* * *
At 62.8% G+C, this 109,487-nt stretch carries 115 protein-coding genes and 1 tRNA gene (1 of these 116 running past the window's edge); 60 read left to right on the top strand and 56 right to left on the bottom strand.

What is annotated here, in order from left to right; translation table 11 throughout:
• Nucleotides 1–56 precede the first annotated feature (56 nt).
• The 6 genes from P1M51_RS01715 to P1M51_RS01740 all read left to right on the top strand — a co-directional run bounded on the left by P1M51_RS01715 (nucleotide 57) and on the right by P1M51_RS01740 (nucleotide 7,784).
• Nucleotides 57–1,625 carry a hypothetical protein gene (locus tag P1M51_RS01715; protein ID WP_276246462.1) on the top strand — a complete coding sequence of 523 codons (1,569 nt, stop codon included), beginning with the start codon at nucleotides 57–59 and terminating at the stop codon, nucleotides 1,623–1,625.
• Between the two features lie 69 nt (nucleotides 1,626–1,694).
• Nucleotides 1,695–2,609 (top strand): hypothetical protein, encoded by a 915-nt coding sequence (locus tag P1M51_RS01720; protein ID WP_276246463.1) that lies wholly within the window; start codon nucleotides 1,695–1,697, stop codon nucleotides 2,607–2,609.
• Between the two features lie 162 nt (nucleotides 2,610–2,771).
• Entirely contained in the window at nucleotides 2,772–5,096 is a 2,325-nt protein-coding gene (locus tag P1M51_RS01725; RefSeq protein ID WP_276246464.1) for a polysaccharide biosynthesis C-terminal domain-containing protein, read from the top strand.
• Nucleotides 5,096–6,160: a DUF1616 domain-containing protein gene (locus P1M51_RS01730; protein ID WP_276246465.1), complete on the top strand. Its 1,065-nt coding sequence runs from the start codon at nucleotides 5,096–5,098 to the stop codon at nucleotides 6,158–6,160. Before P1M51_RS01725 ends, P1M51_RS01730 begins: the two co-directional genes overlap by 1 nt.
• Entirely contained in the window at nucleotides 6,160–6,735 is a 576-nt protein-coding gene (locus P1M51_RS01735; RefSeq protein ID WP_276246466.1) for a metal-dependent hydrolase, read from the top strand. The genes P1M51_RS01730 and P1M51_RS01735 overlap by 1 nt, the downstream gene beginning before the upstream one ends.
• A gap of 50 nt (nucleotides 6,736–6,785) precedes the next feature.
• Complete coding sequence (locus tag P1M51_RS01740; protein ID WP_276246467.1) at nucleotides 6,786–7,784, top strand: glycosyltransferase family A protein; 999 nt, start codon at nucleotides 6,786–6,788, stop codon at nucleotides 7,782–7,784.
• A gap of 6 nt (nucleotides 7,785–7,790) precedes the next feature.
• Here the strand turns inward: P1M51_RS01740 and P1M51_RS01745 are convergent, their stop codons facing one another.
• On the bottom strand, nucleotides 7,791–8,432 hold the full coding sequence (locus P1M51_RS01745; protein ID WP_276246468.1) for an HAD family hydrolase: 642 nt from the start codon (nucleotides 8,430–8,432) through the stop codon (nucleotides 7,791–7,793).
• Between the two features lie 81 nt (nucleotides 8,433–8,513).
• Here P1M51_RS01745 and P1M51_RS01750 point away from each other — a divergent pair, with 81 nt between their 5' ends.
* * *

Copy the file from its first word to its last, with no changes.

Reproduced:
At 62.8% G+C, this 109,487-nt stretch carries 115 protein-coding genes and 1 tRNA gene (1 of these 116 running past the window's edge); 60 read left to right on the top strand and 56 right to left on the bottom strand.

What is annotated here, in order from left to right; translation table 11 throughout:
• Nucleotides 1–56 precede the first annotated feature (56 nt).
• The 6 genes from P1M51_RS01715 to P1M51_RS01740 all read left to right on the top strand — a co-directional run bounded on the left by P1M51_RS01715 (nucleotide 57) and on the right by P1M51_RS01740 (nucleotide 7,784).
• Nucleotides 57–1,625 carry a hypothetical protein gene (locus tag P1M51_RS01715; protein ID WP_276246462.1) on the top strand — a complete coding sequence of 523 codons (1,569 nt, stop codon included), beginning with the start codon at nucleotides 57–59 and terminating at the stop codon, nucleotides 1,623–1,625.
• Between the two features lie 69 nt (nucleotides 1,626–1,694).
• Nucleotides 1,695–2,609 (top strand): hypothetical protein, encoded by a 915-nt coding sequence (locus tag P1M51_RS01720; protein ID WP_276246463.1) that lies wholly within the window; start codon nucleotides 1,695–1,697, stop codon nucleotides 2,607–2,609.
• Between the two features lie 162 nt (nucleotides 2,610–2,771).
• Entirely contained in the window at nucleotides 2,772–5,096 is a 2,325-nt protein-coding gene (locus tag P1M51_RS01725; RefSeq protein ID WP_276246464.1) for a polysaccharide biosynthesis C-terminal domain-containing protein, read from the top strand.
• Nucleotides 5,096–6,160: a DUF1616 domain-containing protein gene (locus P1M51_RS01730; protein ID WP_276246465.1), complete on the top strand. Its 1,065-nt coding sequence runs from the start codon at nucleotides 5,096–5,098 to the stop codon at nucleotides 6,158–6,160. Before P1M51_RS01725 ends, P1M51_RS01730 begins: the two co-directional genes overlap by 1 nt.
• Entirely contained in the window at nucleotides 6,160–6,735 is a 576-nt protein-coding gene (locus P1M51_RS01735; RefSeq protein ID WP_276246466.1) for a metal-dependent hydrolase, read from the top strand. The genes P1M51_RS01730 and P1M51_RS01735 overlap by 1 nt, the downstream gene beginning before the upstream one ends.
• A gap of 50 nt (nucleotides 6,736–6,785) precedes the next feature.
• Complete coding sequence (locus tag P1M51_RS01740; protein ID WP_276246467.1) at nucleotides 6,786–7,784, top strand: glycosyltransferase family A protein; 999 nt, start codon at nucleotides 6,786–6,788, stop codon at nucleotides 7,782–7,784.
• A gap of 6 nt (nucleotides 7,785–7,790) precedes the next feature.
• Here the strand turns inward: P1M51_RS01740 and P1M51_RS01745 are convergent, their stop codons facing one another.
• On the bottom strand, nucleotides 7,791–8,432 hold the full coding sequence (locus P1M51_RS01745; protein ID WP_276246468.1) for an HAD family hydrolase: 642 nt from the start codon (nucleotides 8,430–8,432) through the stop codon (nucleotides 7,791–7,793).
• Between the two features lie 81 nt (nucleotides 8,433–8,513).
• Here P1M51_RS01745 and P1M51_RS01750 point away from each other — a divergent pair, with 81 nt between their 5' ends.